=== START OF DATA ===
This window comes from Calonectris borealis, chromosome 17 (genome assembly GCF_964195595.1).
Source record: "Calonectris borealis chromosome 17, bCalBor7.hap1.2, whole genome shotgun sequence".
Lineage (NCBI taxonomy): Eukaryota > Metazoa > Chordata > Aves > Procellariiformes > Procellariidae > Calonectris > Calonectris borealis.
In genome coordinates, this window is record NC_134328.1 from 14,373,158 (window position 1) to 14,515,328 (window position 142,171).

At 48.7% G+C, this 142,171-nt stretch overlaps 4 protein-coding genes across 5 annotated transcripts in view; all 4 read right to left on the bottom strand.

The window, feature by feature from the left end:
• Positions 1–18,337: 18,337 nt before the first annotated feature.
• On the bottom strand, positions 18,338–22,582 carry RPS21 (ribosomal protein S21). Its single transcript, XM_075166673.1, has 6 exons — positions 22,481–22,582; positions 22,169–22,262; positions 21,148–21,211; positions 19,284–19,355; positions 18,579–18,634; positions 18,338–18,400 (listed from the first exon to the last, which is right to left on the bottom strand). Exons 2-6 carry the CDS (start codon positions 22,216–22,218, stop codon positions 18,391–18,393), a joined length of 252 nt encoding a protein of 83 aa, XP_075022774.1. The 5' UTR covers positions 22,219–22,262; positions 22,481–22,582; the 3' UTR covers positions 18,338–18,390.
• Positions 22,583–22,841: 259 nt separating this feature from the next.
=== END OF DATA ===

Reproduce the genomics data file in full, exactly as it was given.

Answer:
This window comes from Calonectris borealis, chromosome 17 (genome assembly GCF_964195595.1).
Source record: "Calonectris borealis chromosome 17, bCalBor7.hap1.2, whole genome shotgun sequence".
Lineage (NCBI taxonomy): Eukaryota > Metazoa > Chordata > Aves > Procellariiformes > Procellariidae > Calonectris > Calonectris borealis.
In genome coordinates, this window is record NC_134328.1 from 14,373,158 (window position 1) to 14,515,328 (window position 142,171).

At 48.7% G+C, this 142,171-nt stretch overlaps 4 protein-coding genes across 5 annotated transcripts in view; all 4 read right to left on the bottom strand.

The window, feature by feature from the left end:
• Positions 1–18,337: 18,337 nt before the first annotated feature.
• On the bottom strand, positions 18,338–22,582 carry RPS21 (ribosomal protein S21). Its single transcript, XM_075166673.1, has 6 exons — positions 22,481–22,582; positions 22,169–22,262; positions 21,148–21,211; positions 19,284–19,355; positions 18,579–18,634; positions 18,338–18,400 (listed from the first exon to the last, which is right to left on the bottom strand). Exons 2-6 carry the CDS (start codon positions 22,216–22,218, stop codon positions 18,391–18,393), a joined length of 252 nt encoding a protein of 83 aa, XP_075022774.1. The 5' UTR covers positions 22,219–22,262; positions 22,481–22,582; the 3' UTR covers positions 18,338–18,390.
• Positions 22,583–22,841: 259 nt separating this feature from the next.